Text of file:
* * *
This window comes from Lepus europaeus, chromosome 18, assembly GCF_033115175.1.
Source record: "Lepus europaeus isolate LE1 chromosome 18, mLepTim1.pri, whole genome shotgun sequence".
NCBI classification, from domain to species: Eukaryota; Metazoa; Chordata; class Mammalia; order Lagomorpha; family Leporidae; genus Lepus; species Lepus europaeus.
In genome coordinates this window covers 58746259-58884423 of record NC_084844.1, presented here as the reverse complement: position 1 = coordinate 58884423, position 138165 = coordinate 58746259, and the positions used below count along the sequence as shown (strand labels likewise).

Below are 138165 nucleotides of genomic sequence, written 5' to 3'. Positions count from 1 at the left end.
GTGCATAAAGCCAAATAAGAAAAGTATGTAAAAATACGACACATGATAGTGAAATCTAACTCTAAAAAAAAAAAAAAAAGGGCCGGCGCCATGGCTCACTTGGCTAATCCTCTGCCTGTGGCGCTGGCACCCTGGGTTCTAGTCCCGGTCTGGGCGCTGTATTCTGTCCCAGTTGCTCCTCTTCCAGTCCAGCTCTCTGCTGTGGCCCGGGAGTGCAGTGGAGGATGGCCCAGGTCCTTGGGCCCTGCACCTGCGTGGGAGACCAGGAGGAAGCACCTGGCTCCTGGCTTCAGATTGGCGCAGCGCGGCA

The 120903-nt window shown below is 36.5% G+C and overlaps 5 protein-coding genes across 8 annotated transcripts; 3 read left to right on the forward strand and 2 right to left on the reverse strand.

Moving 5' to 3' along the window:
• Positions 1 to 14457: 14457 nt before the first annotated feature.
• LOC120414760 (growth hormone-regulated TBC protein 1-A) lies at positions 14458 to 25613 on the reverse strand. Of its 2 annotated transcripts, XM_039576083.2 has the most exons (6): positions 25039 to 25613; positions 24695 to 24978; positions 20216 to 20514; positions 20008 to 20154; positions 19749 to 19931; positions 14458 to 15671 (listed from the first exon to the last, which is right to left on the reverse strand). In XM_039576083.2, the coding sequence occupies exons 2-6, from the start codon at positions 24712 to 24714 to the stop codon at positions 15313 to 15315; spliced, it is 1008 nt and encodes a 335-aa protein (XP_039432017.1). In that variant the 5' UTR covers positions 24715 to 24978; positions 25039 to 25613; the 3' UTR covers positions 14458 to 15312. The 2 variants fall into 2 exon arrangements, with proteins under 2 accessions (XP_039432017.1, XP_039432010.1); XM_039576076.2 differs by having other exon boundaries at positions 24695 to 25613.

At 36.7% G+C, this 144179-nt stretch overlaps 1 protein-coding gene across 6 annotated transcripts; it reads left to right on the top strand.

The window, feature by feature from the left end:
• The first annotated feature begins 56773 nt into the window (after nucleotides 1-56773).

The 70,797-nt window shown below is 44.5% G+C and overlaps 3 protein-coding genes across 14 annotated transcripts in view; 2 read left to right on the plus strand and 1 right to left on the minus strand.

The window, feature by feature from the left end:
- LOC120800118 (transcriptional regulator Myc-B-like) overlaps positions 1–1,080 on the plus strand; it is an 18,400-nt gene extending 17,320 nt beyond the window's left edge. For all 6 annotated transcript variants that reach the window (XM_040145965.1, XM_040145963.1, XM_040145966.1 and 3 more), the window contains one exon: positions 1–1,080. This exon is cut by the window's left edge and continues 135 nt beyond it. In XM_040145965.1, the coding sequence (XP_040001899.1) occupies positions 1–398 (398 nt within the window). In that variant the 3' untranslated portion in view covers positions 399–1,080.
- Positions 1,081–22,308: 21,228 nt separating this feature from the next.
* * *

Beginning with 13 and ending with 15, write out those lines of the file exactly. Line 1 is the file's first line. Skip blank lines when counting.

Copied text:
• The first annotated feature begins 56773 nt into the window (after nucleotides 1-56773).

The 70,797-nt window shown below is 44.5% G+C and overlaps 3 protein-coding genes across 14 annotated transcripts in view; 2 read left to right on the plus strand and 1 right to left on the minus strand.

The window, feature by feature from the left end: